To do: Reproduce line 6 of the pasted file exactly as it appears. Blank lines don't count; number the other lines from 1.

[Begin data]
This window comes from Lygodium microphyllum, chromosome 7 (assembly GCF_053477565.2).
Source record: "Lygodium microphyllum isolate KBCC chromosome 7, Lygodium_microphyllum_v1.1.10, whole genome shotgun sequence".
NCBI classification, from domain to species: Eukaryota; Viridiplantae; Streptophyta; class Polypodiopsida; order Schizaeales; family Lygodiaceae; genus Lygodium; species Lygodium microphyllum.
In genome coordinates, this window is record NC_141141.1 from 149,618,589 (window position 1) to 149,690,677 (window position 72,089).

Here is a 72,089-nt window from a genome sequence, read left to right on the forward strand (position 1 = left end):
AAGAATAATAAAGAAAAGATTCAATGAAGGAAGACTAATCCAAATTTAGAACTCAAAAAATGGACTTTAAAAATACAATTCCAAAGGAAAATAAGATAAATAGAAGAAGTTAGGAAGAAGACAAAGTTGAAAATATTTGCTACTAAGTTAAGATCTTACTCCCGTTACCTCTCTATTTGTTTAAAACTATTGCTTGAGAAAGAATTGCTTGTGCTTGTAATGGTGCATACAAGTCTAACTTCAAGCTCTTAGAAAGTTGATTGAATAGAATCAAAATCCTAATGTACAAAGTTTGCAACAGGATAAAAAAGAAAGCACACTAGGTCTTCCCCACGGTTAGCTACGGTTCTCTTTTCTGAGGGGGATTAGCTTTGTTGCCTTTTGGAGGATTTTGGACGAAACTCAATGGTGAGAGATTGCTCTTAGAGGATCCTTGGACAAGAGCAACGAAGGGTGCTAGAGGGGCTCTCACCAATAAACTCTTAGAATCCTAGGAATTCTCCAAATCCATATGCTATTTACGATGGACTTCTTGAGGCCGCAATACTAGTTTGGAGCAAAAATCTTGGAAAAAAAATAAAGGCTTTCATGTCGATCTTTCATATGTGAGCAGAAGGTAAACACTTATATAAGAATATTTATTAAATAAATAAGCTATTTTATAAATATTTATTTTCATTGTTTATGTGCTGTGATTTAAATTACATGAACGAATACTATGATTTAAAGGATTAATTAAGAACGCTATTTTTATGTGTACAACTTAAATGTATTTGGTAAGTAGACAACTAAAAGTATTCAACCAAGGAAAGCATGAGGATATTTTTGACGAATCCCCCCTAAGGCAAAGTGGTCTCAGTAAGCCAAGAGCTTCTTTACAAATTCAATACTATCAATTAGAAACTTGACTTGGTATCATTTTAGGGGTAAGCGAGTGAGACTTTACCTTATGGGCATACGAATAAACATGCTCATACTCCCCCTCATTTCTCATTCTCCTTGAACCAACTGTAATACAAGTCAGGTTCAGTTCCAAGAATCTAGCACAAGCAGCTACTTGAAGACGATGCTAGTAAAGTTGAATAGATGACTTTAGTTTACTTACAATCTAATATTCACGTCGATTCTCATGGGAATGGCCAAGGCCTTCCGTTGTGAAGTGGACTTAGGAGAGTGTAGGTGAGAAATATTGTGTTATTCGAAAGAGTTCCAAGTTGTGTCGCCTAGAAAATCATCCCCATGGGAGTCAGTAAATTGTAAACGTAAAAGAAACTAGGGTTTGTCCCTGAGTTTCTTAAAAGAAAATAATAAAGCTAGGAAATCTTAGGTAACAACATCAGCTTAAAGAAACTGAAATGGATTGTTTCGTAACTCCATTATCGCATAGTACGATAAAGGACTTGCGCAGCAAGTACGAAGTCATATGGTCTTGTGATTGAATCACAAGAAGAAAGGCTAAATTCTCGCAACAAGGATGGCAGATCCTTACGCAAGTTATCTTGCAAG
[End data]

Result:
AAGAATAATAAAGAAAAGATTCAATGAAGGAAGACTAATCCAAATTTAGAACTCAAAAAATGGACTTTAAAAATACAATTCCAAAGGAAAATAAGATAAATAGAAGAAGTTAGGAAGAAGACAAAGTTGAAAATATTTGCTACTAAGTTAAGATCTTACTCCCGTTACCTCTCTATTTGTTTAAAACTATTGCTTGAGAAAGAATTGCTTGTGCTTGTAATGGTGCATACAAGTCTAACTTCAAGCTCTTAGAAAGTTGATTGAATAGAATCAAAATCCTAATGTACAAAGTTTGCAACAGGATAAAAAAGAAAGCACACTAGGTCTTCCCCACGGTTAGCTACGGTTCTCTTTTCTGAGGGGGATTAGCTTTGTTGCCTTTTGGAGGATTTTGGACGAAACTCAATGGTGAGAGATTGCTCTTAGAGGATCCTTGGACAAGAGCAACGAAGGGTGCTAGAGGGGCTCTCACCAATAAACTCTTAGAATCCTAGGAATTCTCCAAATCCATATGCTATTTACGATGGACTTCTTGAGGCCGCAATACTAGTTTGGAGCAAAAATCTTGGAAAAAAAATAAAGGCTTTCATGTCGATCTTTCATATGTGAGCAGAAGGTAAACACTTATATAAGAATATTTATTAAATAAATAAGCTATTTTATAAATATTTATTTTCATTGTTTATGTGCTGTGATTTAAATTACATGAACGAATACTATGATTTAAAGGATTAATTAAGAACGCTATTTTTATGTGTACAACTTAAATGTATTTGGTAAGTAGACAACTAAAAGTATTCAACCAAGGAAAGCATGAGGATATTTTTGACGAATCCCCCCTAAGGCAAAGTGGTCTCAGTAAGCCAAGAGCTTCTTTACAAATTCAATACTATCAATTAGAAACTTGACTTGGTATCATTTTAGGGGTAAGCGAGTGAGACTTTACCTTATGGGCATACGAATAAACATGCTCATACTCCCCCTCATTTCTCATTCTCCTTGAACCAACTGTAATACAAGTCAGGTTCAGTTCCAAGAATCTAGCACAAGCAGCTACTTGAAGACGATGCTAGTAAAGTTGAATAGATGACTTTAGTTTACTTACAATCTAATATTCACGTCGATTCTCATGGGAATGGCCAAGGCCTTCCGTTGTGAAGTGGACTTAGGAGAGTGTAGGTGAGAAATATTGTGTTATTCGAAAGAGTTCCAAGTTGTGTCGCCTAGAAAATCATCCCCATGGGAGTCAGTAAATTGTAAACGTAAAAGAAACTAGGGTTTGTCCCTGAGTTTCTTAAAAGAAAATAATAAAGCTAGGAAATCTTAGGTAACAACATCAGCTTAAAGAAACTGAAATGGATTGTTTCGTAACTCCATTATCGCATAGTACGATAAAGGACTTGCGCAGCAAGTACGAAGTCATATGGTCTTGTGATTGAATCACAAGAAGAAAGGCTAAATTCTCGCAACAAGGATGGCAGATCCTTACGCAAGTTATCTTGCAAG